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How a Focus on People's Strengths Increases Their Work Engagement

Updated: May 11, 2021


  • A 4-1 ratio of engaged to disengaged employees counteracts the effects of disengagement

  • Organizations with that ratio achieve 4x greater earnings-per-share growth

  • Strengths-based development leads to higher engagement and a better employee experience

Two wrongs don't make a right, but four rights might negate one wrong.

When companies achieve a 4-1 engagement ratio -- four engaged employees for every one disengaged employee -- they reach a tipping point where engaged employees can more consistently counteract the impact of actively disengaged employees.

Companies need engaged workers because they're the ones who vastly outperform the disengaged -- organizations in the top quartile of engagement have 4x greater earnings-per-share growth, better customer engagement, higher productivity, better retention, fewer accidents and higher profitability than their competitors.

So, achieving that ratio -- and then surpassing it -- is a way to accomplish organic growth.

And how, exactly, does one go about increasing the ratio of engaged to disengaged employees? It turns out, doing so requires ongoing, intentional employee development.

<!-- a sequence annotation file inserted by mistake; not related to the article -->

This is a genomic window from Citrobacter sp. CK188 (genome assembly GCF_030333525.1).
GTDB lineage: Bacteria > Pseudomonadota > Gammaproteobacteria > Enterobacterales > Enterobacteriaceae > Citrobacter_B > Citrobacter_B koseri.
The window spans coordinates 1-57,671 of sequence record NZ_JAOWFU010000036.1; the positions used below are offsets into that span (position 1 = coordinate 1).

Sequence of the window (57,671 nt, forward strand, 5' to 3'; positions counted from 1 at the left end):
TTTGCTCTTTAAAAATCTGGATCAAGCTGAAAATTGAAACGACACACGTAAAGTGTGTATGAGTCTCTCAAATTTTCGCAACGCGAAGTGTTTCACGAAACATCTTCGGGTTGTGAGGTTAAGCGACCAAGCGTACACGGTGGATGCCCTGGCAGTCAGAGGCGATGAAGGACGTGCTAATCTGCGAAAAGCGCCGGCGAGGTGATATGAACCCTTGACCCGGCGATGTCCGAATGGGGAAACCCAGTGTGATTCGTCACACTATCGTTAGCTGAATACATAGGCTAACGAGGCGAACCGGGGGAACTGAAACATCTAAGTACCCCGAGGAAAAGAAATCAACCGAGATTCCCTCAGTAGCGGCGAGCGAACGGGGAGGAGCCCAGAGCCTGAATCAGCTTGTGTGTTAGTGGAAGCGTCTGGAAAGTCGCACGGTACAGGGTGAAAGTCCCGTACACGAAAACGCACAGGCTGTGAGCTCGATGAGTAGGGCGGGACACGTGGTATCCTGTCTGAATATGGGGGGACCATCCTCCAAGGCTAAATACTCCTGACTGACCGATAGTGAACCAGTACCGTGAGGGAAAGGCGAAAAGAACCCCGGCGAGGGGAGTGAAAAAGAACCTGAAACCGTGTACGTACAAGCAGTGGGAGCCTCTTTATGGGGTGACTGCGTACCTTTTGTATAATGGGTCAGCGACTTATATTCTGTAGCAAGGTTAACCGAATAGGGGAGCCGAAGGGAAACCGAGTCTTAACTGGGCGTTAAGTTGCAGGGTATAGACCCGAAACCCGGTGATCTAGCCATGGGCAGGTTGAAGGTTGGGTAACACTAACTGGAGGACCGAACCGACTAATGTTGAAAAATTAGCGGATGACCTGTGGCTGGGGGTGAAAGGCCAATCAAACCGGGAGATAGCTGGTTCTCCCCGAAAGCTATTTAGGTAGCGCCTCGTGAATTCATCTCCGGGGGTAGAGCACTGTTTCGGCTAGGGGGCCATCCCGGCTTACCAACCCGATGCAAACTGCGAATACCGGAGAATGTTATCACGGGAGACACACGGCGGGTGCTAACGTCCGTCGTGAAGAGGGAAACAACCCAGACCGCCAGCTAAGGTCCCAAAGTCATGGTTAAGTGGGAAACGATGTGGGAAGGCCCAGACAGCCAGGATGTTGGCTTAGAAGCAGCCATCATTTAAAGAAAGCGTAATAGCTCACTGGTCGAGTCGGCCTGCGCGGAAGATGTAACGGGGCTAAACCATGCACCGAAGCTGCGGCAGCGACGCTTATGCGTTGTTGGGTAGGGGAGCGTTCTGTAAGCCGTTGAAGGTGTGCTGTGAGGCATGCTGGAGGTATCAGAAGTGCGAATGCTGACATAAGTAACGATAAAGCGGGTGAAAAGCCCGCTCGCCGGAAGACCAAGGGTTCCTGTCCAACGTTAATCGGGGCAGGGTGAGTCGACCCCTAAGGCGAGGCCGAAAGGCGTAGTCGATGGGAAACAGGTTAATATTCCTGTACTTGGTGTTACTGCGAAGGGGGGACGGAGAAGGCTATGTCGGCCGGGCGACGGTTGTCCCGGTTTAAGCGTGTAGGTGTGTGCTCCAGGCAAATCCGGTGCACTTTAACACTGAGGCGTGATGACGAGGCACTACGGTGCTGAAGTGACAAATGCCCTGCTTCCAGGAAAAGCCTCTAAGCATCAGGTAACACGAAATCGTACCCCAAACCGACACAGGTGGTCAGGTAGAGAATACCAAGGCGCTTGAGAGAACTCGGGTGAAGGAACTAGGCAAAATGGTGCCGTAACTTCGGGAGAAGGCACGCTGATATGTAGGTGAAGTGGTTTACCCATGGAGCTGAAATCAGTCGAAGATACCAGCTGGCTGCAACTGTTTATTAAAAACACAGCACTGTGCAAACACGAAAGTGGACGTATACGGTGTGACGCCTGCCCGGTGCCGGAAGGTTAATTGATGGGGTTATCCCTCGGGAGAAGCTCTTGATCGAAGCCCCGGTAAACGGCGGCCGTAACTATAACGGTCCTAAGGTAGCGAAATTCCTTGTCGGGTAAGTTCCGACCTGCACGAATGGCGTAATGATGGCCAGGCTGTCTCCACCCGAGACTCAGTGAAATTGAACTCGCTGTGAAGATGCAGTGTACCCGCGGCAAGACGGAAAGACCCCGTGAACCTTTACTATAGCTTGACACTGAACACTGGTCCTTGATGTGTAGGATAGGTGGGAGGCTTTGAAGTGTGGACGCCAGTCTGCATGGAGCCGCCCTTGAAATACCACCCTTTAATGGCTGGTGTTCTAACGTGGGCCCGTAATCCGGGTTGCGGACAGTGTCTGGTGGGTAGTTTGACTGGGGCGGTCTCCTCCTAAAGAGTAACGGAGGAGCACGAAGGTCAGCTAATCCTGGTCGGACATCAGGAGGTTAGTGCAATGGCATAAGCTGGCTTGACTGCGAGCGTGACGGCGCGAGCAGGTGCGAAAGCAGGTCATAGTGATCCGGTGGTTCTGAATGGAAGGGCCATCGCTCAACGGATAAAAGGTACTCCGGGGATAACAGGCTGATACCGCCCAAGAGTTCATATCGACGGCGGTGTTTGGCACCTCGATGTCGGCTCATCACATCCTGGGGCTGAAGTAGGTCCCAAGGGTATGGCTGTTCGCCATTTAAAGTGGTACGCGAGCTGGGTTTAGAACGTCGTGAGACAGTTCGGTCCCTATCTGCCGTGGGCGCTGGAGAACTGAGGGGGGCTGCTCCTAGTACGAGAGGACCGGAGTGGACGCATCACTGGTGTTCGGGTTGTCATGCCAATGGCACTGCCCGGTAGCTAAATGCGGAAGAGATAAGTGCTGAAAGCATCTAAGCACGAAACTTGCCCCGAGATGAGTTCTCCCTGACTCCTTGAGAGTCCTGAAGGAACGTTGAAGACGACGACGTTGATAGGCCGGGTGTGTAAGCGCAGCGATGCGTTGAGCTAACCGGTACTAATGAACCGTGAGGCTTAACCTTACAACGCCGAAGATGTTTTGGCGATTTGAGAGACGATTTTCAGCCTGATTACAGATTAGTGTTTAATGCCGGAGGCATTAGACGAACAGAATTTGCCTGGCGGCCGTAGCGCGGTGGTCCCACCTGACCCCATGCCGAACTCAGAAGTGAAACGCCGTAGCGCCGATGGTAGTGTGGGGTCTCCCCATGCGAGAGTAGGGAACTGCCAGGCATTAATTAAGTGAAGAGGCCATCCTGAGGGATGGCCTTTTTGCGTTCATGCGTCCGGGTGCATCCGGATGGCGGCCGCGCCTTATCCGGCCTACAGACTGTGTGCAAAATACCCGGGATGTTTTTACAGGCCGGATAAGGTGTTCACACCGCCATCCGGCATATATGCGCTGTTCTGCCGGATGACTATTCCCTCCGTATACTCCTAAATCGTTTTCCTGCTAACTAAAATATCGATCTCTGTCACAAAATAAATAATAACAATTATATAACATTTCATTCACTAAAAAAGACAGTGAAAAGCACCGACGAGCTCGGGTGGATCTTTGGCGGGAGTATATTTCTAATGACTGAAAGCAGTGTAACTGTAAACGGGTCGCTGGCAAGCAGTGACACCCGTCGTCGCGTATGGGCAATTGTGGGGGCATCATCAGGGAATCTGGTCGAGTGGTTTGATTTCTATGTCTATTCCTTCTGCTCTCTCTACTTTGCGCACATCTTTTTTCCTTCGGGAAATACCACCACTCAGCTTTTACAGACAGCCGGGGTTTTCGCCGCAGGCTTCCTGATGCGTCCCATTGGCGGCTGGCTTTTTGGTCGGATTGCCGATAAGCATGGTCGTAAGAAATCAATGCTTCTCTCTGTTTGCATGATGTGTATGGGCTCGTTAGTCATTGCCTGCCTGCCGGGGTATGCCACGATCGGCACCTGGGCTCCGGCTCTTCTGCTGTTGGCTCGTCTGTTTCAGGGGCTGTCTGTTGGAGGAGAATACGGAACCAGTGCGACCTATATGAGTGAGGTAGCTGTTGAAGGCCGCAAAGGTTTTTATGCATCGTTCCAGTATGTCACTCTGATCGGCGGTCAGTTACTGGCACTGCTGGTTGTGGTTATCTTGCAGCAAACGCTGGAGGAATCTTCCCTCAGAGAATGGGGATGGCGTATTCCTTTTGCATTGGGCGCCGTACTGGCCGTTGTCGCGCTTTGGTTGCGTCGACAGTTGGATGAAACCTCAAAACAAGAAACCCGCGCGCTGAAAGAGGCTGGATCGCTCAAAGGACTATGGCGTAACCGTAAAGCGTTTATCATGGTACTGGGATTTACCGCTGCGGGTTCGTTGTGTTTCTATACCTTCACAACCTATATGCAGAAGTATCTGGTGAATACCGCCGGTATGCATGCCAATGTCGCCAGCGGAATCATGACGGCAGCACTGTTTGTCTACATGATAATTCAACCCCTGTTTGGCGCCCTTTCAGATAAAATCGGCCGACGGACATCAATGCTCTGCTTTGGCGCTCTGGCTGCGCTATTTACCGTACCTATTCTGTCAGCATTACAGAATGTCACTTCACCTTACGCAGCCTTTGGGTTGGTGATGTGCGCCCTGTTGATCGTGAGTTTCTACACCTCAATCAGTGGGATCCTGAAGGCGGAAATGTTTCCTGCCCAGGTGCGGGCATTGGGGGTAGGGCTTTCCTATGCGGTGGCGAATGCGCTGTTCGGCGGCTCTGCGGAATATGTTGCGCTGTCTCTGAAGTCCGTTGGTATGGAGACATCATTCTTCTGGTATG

An extremely effective approach to development is to focus on strengths -- strengths refer to an individual's innate patterns of thought, feeling and behavior. Strengths-based development helps people apply their strengths to increase productivity.

Many research studies allude to strengths-based development's links to engagement and productivity, but a very comprehensive Gallup study showed that strength-based development leads to:

  • 10% to 19% increased sales

  • 14% to 29% increased profit

  • 3% to 7% higher customer engagement

  • 9% to 15% increase in engaged employees

There's a connection between strengths and engagement that's fundamental to the employee experience.

Though strengths-based development can't replace engagement education or manager conversations, a strengths-based education is a powerful catalyst that managers can use to create an engaging environment for their teams.

When even one person knows and uses CliftonStrengths ...

Strengths-based development starts with first understanding what strengths contribute to performance. Every team is the sum of its parts, and different challenges call for specific abilities.

Some teams need conflict resolution, some need to be kept on task, others need to help align the work with the organizations' purpose. The people with the talent for the distinct job aspects have an intrinsic ability to do them and, when coached, do them with excellence.

When employees are explicitly encouraged to use their talent in pursuit of a goal, individual engagement improves (from 9% to 15%) as does team performance and the company's business metrics as well.

Indeed, Gallup studies have found 8% to 18% performance improvement and 2% to 10% increases in customer engagement among strengths-based organizations. Companies like those leave the desired 4-1 ratio in the dust. Their ratios are closer to 8-1. Even 11-1 or higher.